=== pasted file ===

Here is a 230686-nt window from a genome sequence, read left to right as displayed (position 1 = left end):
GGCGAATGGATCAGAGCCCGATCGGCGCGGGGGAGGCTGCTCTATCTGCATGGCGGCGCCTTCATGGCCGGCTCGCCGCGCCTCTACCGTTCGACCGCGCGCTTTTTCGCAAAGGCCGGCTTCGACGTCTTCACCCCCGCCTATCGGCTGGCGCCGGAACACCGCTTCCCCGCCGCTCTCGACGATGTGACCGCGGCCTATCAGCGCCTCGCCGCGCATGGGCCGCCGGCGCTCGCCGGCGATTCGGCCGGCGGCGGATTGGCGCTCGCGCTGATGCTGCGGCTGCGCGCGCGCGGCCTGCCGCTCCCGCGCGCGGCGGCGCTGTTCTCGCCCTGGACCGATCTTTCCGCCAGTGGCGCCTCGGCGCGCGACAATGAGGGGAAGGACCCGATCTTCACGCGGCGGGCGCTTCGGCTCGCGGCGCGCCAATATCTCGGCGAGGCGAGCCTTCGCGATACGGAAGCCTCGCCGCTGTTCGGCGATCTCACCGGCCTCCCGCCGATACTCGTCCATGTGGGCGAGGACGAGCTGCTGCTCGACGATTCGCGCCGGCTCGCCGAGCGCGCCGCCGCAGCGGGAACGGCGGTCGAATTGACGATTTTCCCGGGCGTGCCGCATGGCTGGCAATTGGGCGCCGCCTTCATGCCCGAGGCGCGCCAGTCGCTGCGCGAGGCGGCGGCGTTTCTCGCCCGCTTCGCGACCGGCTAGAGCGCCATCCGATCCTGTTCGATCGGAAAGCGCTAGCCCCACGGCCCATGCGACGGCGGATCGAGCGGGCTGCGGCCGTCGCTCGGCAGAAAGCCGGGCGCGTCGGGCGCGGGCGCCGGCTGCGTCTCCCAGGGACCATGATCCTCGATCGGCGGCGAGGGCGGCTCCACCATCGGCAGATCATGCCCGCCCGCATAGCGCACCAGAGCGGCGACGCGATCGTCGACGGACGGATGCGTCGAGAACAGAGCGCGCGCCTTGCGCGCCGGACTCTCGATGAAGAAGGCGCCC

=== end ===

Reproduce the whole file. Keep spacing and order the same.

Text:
Here is a 230686-nt window from a genome sequence, read left to right as displayed (position 1 = left end):
GGCGAATGGATCAGAGCCCGATCGGCGCGGGGGAGGCTGCTCTATCTGCATGGCGGCGCCTTCATGGCCGGCTCGCCGCGCCTCTACCGTTCGACCGCGCGCTTTTTCGCAAAGGCCGGCTTCGACGTCTTCACCCCCGCCTATCGGCTGGCGCCGGAACACCGCTTCCCCGCCGCTCTCGACGATGTGACCGCGGCCTATCAGCGCCTCGCCGCGCATGGGCCGCCGGCGCTCGCCGGCGATTCGGCCGGCGGCGGATTGGCGCTCGCGCTGATGCTGCGGCTGCGCGCGCGCGGCCTGCCGCTCCCGCGCGCGGCGGCGCTGTTCTCGCCCTGGACCGATCTTTCCGCCAGTGGCGCCTCGGCGCGCGACAATGAGGGGAAGGACCCGATCTTCACGCGGCGGGCGCTTCGGCTCGCGGCGCGCCAATATCTCGGCGAGGCGAGCCTTCGCGATACGGAAGCCTCGCCGCTGTTCGGCGATCTCACCGGCCTCCCGCCGATACTCGTCCATGTGGGCGAGGACGAGCTGCTGCTCGACGATTCGCGCCGGCTCGCCGAGCGCGCCGCCGCAGCGGGAACGGCGGTCGAATTGACGATTTTCCCGGGCGTGCCGCATGGCTGGCAATTGGGCGCCGCCTTCATGCCCGAGGCGCGCCAGTCGCTGCGCGAGGCGGCGGCGTTTCTCGCCCGCTTCGCGACCGGCTAGAGCGCCATCCGATCCTGTTCGATCGGAAAGCGCTAGCCCCACGGCCCATGCGACGGCGGATCGAGCGGGCTGCGGCCGTCGCTCGGCAGAAAGCCGGGCGCGTCGGGCGCGGGCGCCGGCTGCGTCTCCCAGGGACCATGATCCTCGATCGGCGGCGAGGGCGGCTCCACCATCGGCAGATCATGCCCGCCCGCATAGCGCACCAGAGCGGCGACGCGATCGTCGACGGACGGATGCGTCGAGAACAGAGCGCGCGCCTTGCGCGCCGGACTCTCGATGAAGAAGGCGCCC